Saturday, May 30, 2009
I've been reading Ronna Sarvas Weltman's new book Ancient Modern: Polymer Clay and Wire Jewelry. It's quite different from most of the polymer clay books on my shelf. Her aesthetic seems to invoke stone and bone, pod and seed. It's a good approach for beginners, encouraging experimentation and setting aside the scourge of perfectionism. So many contemporary pc artists are producing exquisite, tight, detailed designs that it is refreshing to dip into Ronna's much looser and free style.
Ronna writes for Step-by-Step Wire Jewelry magazine, and she brings her expertise in that arena to her book. The section on wire working is thorough without being labored, and she includes one of the most useful charts I've found in any wire working book. You'll find the coiling grid on page 21, that shows how much wire you will need for various coiling projects. One of her very bright young students mathematically developed the chart, and it's been tested several times by the student, Ronna, and the folks at Interweave Press.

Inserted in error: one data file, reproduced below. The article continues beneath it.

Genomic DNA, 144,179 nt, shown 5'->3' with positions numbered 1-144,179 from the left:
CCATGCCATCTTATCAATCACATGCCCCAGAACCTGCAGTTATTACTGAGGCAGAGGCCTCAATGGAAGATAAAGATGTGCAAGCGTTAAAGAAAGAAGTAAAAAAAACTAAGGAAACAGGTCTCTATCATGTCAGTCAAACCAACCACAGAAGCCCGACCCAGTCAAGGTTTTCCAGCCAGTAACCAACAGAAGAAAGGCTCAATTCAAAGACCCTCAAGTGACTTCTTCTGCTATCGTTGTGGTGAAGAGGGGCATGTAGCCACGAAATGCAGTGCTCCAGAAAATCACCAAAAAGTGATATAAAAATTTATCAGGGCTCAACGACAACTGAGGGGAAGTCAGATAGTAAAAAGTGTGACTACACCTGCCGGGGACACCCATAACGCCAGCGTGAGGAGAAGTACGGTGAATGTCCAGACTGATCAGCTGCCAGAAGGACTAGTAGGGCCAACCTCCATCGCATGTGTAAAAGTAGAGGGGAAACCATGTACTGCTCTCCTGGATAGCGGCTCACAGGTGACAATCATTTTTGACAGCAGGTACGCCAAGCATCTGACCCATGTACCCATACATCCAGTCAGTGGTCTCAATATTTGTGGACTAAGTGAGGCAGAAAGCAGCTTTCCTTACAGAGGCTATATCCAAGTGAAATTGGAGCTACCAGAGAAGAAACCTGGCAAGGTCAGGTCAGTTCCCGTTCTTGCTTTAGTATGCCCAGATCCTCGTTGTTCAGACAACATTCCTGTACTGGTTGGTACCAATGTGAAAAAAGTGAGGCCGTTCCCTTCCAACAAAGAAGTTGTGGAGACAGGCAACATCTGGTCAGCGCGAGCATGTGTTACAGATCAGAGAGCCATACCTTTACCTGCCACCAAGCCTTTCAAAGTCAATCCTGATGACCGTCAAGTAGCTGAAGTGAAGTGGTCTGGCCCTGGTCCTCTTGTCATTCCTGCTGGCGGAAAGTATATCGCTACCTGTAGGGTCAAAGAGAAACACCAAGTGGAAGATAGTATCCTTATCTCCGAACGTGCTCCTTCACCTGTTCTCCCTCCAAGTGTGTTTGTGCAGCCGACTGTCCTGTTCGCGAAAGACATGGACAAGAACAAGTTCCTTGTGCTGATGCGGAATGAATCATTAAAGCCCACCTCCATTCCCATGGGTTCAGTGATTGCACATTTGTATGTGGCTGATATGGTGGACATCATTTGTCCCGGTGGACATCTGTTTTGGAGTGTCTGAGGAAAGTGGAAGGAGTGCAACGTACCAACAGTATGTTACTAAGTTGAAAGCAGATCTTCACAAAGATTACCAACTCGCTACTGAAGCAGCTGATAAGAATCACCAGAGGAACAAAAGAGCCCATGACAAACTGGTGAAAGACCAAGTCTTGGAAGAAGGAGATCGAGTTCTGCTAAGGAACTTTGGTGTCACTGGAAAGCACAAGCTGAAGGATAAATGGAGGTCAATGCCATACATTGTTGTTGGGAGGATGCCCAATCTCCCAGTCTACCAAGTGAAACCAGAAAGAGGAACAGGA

I also appreciate her section on the mechanics of jewelry design. It may look terrific on the bench, but if it doesn't fit or hang properly, it'll never get worn.
The projects themselves won't be to everyone's taste (I happen to like them alot). But even readers with very different taste can be inspired by the shapes of her beads, the way she puts colors together, and the various ways she uses texture.
Within the projects, I would have liked more step-out photos, but overall, the design of this book is elegant and clear. The cover is fabulous and inviting, and what's inside delivers the goods.